Assassin's Apprentice: Oathbreaker Part I, by S R Vaught & J B Redmond. "A murderer shoves a prince to his “death.” An assassin legally kidnaps a terrified boy. A ruling lord orders an atrocity so devastating it will change the course of history. So begins this highly original and engaging epic fantasy, a story of love, family trust, sworn promises and hard-earned friendships, in which two boys must put aside their childhood understanding of the world and accept their own incredible power to do right. "

Gifted: Better Late Than Never, by Marilyn Kaye. "Goth girl Jenna Kelley has the ultimate tool to stage a teenage rebellion: she can read people’s minds without even trying. When her alcoholic mother is hospitalized, a stranger shows up who says he’s her long-lost dad and promises a better future. Too good to be true? Her gifted classmates think so, but Jenna is so determined to have a real parent around and a somewhat normal life that she might have lost her ability to listen."

The Frost Child (Navigator Trilogy), by Eoin McNamee. From Booklist: "This concluding volume of the Navigator series begins 10 months after Owen killed the Harsh king, and the villainous Harsh are preparing their revenge. Mounting a mighty invasion, they plan to turn Earth into an icy wasteland, and once more, the Resistors must be awakened to defend the world."

Guinevere's Gamble (The Chrysalis Queen Quartet), by Nancy McKenzie. The second book in the Chrysalis Queen Quartet. "Much has changed over the last few months in Gwynedd, but Guinevere is still uncertain where her future lies. She recently made the unsettling discovery that she has been guarded all her life by a pagan tribe who believes she is destined to save them—they believe she and the great king will one day wed. But this prophecy is so at odds with her inferior position in the castle as Queen Alyse and King Pellinore’s lowly ward, she can’t believe it’s true. Now more complications arise as Guinevere and her cousin accompany Alyse and Pellinore to a meeting between Welsh kings, presided over by one of the High King Arthur’s knights. While there, Guinevere discovers she has a powerful enemy: King Arthur’s sister, Princess Morgaine. But why would Morgaine hate her?"

Gifted: Out of Sight, Out of Mind, by Marilyn Kaye. "Queen of Mean Amanda Beeson, 13, gets the shock of her life when she wakes up one morning to find herself in the body of one of her victims, Tracey Devon. Amanda discovers that Tracey, ignored at home and school, has the ability to become invisible. When Amanda finds herself in a special class that Tracey usually attends, it becomes clear that at Meadowbrook Middle School the definition of “gifted” has a whole other meaning. Can Amanda rescue her one-time target from obscurity and get her own life back on track? In order to do so, she will have to reveal her own startling gift and take her rightful place among Meadowbrook’s very secret clique."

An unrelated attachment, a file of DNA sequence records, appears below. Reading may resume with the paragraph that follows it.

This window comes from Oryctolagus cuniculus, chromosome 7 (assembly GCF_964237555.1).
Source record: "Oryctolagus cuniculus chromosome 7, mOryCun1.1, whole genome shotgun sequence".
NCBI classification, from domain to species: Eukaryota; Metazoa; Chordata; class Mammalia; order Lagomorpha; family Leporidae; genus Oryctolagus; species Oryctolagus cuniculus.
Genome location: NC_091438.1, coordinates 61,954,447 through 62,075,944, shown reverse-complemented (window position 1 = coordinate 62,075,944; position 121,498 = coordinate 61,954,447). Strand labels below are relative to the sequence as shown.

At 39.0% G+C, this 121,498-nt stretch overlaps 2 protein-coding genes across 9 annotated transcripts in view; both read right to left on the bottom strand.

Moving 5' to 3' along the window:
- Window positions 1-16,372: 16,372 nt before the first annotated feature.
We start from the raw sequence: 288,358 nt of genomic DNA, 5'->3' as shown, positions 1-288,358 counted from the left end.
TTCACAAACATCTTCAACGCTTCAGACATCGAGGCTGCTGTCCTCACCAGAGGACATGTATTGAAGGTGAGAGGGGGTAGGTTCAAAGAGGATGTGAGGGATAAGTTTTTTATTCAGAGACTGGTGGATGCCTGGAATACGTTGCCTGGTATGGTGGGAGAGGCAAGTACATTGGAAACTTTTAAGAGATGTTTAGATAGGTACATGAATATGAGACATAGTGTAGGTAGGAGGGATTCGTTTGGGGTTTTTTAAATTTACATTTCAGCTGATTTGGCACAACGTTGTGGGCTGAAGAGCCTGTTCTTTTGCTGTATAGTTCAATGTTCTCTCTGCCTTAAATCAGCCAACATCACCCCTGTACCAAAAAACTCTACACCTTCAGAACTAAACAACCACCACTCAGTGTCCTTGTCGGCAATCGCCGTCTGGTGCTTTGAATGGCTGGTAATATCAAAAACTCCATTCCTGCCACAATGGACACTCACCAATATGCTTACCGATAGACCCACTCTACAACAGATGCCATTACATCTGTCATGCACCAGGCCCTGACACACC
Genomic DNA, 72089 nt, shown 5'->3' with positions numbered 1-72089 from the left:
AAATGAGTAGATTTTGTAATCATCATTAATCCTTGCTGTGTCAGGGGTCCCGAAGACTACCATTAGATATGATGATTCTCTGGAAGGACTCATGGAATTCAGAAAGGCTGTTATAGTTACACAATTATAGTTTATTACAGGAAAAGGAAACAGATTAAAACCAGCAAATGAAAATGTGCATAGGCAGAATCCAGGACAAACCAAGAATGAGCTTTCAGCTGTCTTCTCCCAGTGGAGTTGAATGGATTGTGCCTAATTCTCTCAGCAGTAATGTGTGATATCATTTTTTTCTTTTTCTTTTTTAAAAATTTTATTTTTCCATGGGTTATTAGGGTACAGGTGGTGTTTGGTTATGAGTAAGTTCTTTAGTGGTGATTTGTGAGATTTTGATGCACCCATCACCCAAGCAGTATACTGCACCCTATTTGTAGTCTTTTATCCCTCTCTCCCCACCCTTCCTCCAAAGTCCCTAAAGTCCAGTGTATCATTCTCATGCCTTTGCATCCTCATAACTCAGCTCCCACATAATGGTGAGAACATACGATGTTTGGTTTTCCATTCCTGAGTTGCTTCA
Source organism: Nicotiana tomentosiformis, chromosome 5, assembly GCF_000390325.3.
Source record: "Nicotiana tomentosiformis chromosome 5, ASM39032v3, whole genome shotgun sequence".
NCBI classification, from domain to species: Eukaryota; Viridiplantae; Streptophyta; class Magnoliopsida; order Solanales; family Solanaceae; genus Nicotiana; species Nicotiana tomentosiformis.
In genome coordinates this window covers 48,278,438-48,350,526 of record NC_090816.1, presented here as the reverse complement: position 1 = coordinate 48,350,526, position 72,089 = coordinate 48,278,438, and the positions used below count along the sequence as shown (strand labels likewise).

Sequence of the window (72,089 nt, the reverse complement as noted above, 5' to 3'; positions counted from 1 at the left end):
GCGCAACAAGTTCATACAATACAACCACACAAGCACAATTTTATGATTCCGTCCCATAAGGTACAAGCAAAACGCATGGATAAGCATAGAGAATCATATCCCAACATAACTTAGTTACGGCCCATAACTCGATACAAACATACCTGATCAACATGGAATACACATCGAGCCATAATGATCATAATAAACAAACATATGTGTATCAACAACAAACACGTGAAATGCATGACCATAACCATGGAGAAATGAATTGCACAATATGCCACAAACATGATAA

Here's one originally scheduled for today, that snuck out early:

Cirque Du Freak: The Manga, Vol. 1, by Darren Shan. I am rather curious about this one.

And here's another contender in the most beautiful dress of 2009 category (here's the gallery at Jacket Whys:

A Sweet Disorder, by Jacqueline Kolosov. It's not science fiction or fantasy, being a historical romance set in the court of Elizabeth I, but it is a pretty dress!

Finally, here's a book that's not science fiction or fantasy, but it's written by a blogging friend, and I like WW II books very much, so I'm looking forward to it:

Mare's War, by Tanita S. Davis. "Octavia and Tali are dreading the road trip their parents are forcing them to take with their grandmother over the summer. After all, Mare isn’t your typical grandmother. She drives a red sports car, wears stiletto shoes, flippy wigs, and push-up bras, and insists that she’s too young to be called Grandma. But somewhere on the road, Octavia and Tali discover there’s more to Mare than what you see. She was once a willful teenager who escaped her less-than-perfect life in the deep South and lied about her age to join the African American battalion of the Women’s Army Corps during World War II." Congratulations, Tanita!


  1. Thanks for the mention! SOMEDAY I will write that SFF book, so it can hit your real list!

    Would you like a copy? (Have we had this conversation already? I meant to...)

  2. Tanita, of course I would love a copy! Thank you for thinking of me! But I am trying to win one by taking its picture in a bookstore, as per your contest, so let me try that first...so far the bookstores are not co-operating....

  3. The Immortal Fire sounds wonderful, especially for those of us suffering from Percy Jackson withdrawal ;)

  4. With the SERIOUSLY DISTURBING tale of headless dolls, you've managed to win a copy, fair and square! I need your address!

    The dolls, though. The nightmares...